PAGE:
Catch and Release Tournament Starts Tomorrow

Tomorrow, flyfishermen from around the Island and beyond will gather for the 18th annual Martha’s Vineyard Rod and Gun Club flyrod catch and release tournament. Registration is at the regional high school cafeteria from noon to 3 p.m. Entry fee is $35. Fishing begins at 7 p.m. and continues until 2 a.m. Sunday.

In years past as many as 200 fishermen have participated in the one-night contest and caught and released hundreds of striped bass.

Fishing and Climate Change Talk

The effects of climate change and commercial fishing on the marine ecosystem will be the focus of this year’s Menemsha Fisheries Development Fund’s series of programs at the Chilmark Public Library.

Rod and Gun Club Hosts Annual Trout Tournament

The Island’s big fishing event for youngsters, the Martha’s Vineyard Trout Tournament, is into its 35th year. Each year hundreds of our young Island fisherman vie for the many prizes and gifts that are made available to the winners of the various fishing categories. This year, it’s May 9, and as always it’s at Duarte’s Pond.

Fishermen Get Organized

Fishermen Get Organized

Vineyard commercial and recreational fishermen are invited to attend a meeting to discuss a plan to organize as a group; the meeting will be held on Wednesday, Feb. 18 at 5 p.m. at the Katharine Cornell Theatre in Vineyard Haven.

Fishing Fly-Tying Program at the Rod and Gun Club

The Martha’s Vineyard Rod and Gun Club fly-tying program will be held every Monday night at The Anchors, Council on Aging, in Edgartown, while the clubhouse on the shore of Sengekontacket Pond is being rebuilt.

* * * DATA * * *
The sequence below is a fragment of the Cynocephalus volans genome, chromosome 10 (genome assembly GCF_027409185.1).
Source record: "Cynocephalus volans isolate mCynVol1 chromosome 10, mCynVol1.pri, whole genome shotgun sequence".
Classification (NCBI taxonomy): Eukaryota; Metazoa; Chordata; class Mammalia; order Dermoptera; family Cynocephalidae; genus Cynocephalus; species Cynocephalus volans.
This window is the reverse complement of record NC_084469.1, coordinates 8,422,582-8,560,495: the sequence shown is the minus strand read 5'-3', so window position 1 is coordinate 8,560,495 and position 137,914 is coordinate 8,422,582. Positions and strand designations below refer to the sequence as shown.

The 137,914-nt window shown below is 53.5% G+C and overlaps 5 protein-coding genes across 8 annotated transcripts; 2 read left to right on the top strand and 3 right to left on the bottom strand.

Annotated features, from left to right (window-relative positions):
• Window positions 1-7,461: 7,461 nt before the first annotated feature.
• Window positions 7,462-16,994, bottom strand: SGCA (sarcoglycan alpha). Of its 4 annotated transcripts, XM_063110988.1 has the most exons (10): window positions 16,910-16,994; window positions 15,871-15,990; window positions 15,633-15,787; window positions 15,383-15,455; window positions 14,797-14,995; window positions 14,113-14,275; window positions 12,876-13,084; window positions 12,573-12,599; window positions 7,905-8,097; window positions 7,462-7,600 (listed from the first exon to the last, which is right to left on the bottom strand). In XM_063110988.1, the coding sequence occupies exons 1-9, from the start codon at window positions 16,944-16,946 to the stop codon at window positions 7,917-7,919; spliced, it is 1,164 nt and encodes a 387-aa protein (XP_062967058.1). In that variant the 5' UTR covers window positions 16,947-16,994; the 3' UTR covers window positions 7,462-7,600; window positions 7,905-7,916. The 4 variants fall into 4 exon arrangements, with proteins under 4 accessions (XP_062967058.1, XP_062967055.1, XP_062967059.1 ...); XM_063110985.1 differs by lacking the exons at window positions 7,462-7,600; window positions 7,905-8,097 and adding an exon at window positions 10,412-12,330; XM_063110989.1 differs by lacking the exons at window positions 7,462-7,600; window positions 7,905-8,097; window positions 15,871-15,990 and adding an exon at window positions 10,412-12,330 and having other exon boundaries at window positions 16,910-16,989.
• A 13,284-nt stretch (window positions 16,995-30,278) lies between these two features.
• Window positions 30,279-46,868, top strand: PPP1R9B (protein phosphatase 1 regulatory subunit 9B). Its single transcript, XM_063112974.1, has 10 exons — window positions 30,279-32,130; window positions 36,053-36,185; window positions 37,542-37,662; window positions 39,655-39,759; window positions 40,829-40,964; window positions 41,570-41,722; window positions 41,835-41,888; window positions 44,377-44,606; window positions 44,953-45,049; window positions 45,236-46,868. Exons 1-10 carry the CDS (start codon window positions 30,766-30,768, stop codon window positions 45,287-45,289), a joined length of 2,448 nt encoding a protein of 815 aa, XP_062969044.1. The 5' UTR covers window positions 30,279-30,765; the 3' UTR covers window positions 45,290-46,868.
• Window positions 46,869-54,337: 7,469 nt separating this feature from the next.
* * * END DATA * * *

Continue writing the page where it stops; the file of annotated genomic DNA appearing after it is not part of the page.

The Monday night fly-tying session had been on hold this winter because the clubhouse was unusable. It was suggested that the The Anchors might be a good temporary winter site and director Laurie Schreiber agreed.

Hope is the Thing With Scales

In 1978 all the fish I cared about died. They were the biggest largemouth bass I had ever seen, and they lived in a pond ten minutes’ walk from my house on a large estate in the backwoods of Greenwich, Connecticut, perhaps the most famously wealthy town in America. We did not own the house, the estate, the pond, or the largemouth bass, but I still thought of the fish as my fish. I had found them, and the pond was my rightful hunting ground.

Black Sea Bass Are Back Here, But Commercial Limits Stay Low

Black sea bass should be another New England fisheries success story. Years ago they were scarce but now they seem to be everywhere in Nantucket and Vineyard Sounds. Nevertheless, regulators farther down the coast still consider the fish in trouble, so local commercial fishermen are feeling shut out of what is an apparently healthy, growing fishery.

Vineyard Fishermen Challenge Absent Herring Rules in Court

Vineyard fishermen have joined a federal lawsuit against the National Marine Fisheries Service and the Atlantic States Marine Fisheries Commission over the lack of management of river herring and shad in federal waters. The lawsuit targets offshore industrial large-scale fishing boats working the Gulf of Maine and waters south of the Vineyard as culprits in the sharp decline of the fish.

Elusive Bonito

It should be bonito season. The water is warm, well into the 70s. There are plenty of sand eels swimming near the shoreline and there are plenty of terns overhead feeding. The bonito should be here. But they mostly aren’t.

Edgartown charter captains are catching some around Muskeget Channel. Rob Morrison, who works at Coop’s Bait and Tackle Shop, said they are also catching bonito at Hedge Fence.

Changing Catch Patterns in Stripers

With the start of the 65th annual Martha’s Vineyard Striped Bass and Bluefish Derby just days away, fishermen are concerned about the health of the centerpiece fish, striped bass, in these waters and along the coast.

There is perhaps not a fish more watched by commercial and recreational fishermen, not to mention scientists, than the striped bass. The fish is the swimming equivalent of the American eagle.